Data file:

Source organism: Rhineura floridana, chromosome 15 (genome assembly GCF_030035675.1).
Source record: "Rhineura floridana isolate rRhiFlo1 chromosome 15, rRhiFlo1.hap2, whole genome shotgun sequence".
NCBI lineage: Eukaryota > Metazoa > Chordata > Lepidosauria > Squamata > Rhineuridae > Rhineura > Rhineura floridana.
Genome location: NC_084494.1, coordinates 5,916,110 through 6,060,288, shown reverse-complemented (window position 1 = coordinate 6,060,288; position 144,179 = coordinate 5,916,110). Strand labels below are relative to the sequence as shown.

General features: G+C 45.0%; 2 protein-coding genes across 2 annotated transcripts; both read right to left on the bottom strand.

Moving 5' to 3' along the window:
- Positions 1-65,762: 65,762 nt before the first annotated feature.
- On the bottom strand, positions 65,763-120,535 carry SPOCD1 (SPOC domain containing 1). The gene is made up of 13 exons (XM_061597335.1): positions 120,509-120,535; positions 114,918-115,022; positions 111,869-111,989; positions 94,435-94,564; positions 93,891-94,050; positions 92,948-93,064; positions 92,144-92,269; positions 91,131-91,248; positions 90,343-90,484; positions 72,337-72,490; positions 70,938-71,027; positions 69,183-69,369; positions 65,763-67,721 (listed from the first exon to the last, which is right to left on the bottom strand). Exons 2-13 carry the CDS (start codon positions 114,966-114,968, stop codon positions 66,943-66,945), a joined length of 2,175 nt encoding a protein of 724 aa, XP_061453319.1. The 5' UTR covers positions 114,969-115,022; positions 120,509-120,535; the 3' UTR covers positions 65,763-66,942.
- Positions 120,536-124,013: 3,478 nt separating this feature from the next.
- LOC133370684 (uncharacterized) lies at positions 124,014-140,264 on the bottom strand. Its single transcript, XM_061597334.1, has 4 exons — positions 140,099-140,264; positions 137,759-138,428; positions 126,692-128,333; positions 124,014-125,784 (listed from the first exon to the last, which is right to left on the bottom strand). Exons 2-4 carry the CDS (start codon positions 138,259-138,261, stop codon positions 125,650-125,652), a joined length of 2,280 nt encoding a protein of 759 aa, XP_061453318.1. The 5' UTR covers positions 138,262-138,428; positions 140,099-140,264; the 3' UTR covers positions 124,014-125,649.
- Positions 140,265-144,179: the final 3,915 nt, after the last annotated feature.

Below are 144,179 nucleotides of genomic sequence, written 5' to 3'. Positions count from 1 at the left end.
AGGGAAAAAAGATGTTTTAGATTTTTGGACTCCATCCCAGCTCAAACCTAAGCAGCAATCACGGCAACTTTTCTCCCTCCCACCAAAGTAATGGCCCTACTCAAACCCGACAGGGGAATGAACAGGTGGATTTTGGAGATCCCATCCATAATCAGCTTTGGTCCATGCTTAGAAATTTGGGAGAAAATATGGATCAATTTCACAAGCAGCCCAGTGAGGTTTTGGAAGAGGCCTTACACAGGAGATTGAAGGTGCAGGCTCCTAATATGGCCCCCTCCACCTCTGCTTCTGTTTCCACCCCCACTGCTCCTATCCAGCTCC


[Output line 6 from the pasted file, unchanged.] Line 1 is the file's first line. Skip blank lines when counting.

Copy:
Moving 5' to 3' along the window: